Another tyre question - fitting tyres narrower than specification

My Challenger is fitted with 255/70R16 highway tyres but I have a set of new (less than 1000 km) 245/70R16 A/T light truck tyres. Can they be legally fitted to the Challenger. The tyre dealer who sold the 245/70R16s says no but he wants to sell me a new set of 255/70R16s doesn't he. And will they fit the Challenger wheel anyway? Advice will be greatly appreciated.
Thanks in anticipation.
Kevin
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Reply By: ozjohn0 - Sunday, Sep 16, 2012 at 11:50

Sunday, Sep 16, 2012 at 11:50
Kevin.
The 'minimum' tyre size if printed on the vehicle tyre placard usually located in the glove box, door, or door frame. It'll also be printed in the vehicle handbook.
At a guess I'd say the tyre serviceman is correct.
Ozjohn.
AnswerID: 495007

Reply By: Isuzumu - Sunday, Sep 16, 2012 at 11:56

Sunday, Sep 16, 2012 at 11:56
Kevin the dealer is wrong, the 245s are only 14mm smaller in diameter than the 255s, take from the tyre size calculator Tyre Size Calaulator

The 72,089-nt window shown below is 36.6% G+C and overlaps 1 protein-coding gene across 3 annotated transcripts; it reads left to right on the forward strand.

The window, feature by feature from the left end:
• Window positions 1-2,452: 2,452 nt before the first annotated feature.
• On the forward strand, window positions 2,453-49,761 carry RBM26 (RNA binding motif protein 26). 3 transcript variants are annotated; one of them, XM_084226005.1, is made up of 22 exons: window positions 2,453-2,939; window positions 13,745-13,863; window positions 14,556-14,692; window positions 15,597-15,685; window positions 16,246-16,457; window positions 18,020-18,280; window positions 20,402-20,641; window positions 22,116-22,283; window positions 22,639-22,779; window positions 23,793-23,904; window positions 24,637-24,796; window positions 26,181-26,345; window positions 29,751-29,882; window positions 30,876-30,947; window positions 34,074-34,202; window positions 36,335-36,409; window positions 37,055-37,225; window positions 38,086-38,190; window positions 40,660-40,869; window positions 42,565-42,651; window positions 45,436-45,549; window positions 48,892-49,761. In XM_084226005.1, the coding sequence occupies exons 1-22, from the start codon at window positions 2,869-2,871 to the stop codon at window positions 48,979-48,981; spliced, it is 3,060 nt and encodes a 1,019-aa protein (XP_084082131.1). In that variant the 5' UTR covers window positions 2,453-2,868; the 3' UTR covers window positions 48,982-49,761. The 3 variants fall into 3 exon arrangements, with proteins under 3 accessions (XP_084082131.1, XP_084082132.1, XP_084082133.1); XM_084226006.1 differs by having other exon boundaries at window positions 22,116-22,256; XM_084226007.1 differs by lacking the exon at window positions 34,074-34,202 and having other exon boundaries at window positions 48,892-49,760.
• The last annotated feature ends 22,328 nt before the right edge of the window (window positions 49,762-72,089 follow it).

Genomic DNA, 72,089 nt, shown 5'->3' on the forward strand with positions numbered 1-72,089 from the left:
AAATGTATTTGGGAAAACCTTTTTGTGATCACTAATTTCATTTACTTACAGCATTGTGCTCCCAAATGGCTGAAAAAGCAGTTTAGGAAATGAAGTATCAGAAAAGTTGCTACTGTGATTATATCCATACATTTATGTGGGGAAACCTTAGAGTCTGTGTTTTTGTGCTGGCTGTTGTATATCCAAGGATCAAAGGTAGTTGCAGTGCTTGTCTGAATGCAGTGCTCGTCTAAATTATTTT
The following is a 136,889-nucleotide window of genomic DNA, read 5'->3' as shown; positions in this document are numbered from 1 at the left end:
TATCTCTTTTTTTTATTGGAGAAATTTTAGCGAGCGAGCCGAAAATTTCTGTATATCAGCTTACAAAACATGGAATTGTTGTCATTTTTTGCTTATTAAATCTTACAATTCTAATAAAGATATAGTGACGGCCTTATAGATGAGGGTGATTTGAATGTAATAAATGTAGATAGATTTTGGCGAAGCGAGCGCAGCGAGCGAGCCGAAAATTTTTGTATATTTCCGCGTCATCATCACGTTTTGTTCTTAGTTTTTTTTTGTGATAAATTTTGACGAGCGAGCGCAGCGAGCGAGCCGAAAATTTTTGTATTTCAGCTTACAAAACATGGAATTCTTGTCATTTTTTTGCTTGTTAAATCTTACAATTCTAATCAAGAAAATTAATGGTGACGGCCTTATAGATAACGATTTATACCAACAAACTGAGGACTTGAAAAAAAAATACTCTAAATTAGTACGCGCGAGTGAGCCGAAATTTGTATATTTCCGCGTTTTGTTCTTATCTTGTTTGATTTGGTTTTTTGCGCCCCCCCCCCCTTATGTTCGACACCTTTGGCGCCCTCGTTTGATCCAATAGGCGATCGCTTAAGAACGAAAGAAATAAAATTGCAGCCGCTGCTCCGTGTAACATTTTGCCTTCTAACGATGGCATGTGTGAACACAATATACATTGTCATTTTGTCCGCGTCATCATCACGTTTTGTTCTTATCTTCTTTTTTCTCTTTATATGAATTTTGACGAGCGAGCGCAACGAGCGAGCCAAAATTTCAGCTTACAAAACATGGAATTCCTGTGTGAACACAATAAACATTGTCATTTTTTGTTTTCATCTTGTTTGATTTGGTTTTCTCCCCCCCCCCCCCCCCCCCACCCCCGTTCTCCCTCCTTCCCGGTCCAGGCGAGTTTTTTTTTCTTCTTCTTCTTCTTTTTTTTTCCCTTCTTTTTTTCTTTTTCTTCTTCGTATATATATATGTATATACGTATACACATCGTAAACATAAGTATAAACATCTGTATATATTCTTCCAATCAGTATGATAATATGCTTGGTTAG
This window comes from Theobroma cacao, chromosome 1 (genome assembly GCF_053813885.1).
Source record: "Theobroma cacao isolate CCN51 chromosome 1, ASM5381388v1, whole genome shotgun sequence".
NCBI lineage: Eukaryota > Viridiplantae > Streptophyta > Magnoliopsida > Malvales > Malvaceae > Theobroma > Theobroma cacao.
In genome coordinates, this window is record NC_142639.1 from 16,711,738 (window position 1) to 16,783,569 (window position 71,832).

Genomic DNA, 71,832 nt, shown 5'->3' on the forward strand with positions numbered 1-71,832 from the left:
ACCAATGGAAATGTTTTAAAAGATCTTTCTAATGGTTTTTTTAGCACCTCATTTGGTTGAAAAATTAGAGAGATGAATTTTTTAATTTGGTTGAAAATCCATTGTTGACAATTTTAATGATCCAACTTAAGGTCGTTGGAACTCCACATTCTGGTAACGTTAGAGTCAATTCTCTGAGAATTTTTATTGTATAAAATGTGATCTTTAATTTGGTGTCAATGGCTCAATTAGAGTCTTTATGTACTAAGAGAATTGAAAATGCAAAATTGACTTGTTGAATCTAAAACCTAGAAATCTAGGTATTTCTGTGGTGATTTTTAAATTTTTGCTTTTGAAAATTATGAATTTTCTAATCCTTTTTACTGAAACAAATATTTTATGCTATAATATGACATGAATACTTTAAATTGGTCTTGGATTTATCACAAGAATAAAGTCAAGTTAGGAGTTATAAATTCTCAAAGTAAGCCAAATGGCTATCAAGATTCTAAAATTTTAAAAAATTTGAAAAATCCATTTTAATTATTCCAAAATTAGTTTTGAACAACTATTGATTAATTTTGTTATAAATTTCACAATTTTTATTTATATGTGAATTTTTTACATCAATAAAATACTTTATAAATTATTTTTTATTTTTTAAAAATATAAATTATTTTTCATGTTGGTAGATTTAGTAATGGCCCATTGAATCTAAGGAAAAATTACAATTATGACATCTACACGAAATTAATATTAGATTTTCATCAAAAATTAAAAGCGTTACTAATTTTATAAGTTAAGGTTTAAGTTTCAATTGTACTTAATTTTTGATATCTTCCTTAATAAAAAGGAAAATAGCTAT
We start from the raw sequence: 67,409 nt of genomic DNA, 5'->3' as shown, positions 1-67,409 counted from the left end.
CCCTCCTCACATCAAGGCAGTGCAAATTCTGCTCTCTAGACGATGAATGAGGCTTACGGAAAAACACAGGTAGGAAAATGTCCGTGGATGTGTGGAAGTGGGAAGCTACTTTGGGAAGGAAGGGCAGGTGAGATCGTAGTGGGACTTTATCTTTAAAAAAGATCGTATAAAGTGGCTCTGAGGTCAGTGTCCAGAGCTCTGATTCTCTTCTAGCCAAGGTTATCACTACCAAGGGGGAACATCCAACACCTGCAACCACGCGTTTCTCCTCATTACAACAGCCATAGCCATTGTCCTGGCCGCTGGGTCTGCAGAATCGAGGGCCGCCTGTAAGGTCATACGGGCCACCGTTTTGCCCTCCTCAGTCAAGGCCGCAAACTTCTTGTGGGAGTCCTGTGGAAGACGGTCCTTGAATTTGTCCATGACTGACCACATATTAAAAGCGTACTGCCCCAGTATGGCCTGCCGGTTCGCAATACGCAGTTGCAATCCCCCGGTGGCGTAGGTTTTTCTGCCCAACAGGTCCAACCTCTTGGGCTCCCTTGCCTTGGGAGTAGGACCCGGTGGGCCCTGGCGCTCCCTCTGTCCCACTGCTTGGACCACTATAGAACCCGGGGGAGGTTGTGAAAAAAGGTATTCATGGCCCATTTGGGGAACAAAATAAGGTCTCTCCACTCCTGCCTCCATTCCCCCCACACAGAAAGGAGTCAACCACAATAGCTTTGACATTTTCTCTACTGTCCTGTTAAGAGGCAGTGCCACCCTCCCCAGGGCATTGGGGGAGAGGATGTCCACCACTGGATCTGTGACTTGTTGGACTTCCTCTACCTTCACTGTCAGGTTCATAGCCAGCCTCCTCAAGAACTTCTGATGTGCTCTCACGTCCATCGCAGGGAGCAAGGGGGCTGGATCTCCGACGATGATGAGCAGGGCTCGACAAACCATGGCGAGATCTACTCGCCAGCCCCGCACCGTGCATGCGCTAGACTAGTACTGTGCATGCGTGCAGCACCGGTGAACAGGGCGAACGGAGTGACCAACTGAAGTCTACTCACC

The legal size bigger/smaller is 15mm in diameter, so your safe by ine mil
Cheers Bruce
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Follow Up By: Member - Charlie M (SA) - Sunday, Sep 16, 2012 at 13:56

Sunday, Sep 16, 2012 at 13:56
Can not go smaller than tyre placard. Can not go lower than load index and speed can not be lower than S rated if passenger vehicle. Light truck tyre might not be S rated.
Cheers
Charlie
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Follow Up By: Isuzumu - Sunday, Sep 16, 2012 at 19:47

Sunday, Sep 16, 2012 at 19:47
Under Qld Tpt reg you are allowed 15mm higher or lower than what is stated on your placard, so Charlie you do not know squiggly.....
Cheers Bruce
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Follow Up By: Member - PJR (NSW) - Sunday, Sep 16, 2012 at 20:29

Sunday, Sep 16, 2012 at 20:29
Shouldn't that read "15mm higher or lower than what is " fitted as stanard, out of the factory. And by that I do not mean what is fitted by the dealer. Rather what is fitted at the factory.

I thought that Charlie was correct.

Anyway. I do not understand why people do not know such a small isasue. I knew this before I got my licence. We are really suffering from loss of education from our parents or grandparents. But what did I see on the TV. Some twit "U" generation said that if he doesn't know then he will "Google it". Hmmmm. And who is to say what Google finds is up-to-date as not much has a date on it.

Phil
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Follow Up By: Member - Kevin S (QLD) - Sunday, Sep 16, 2012 at 20:38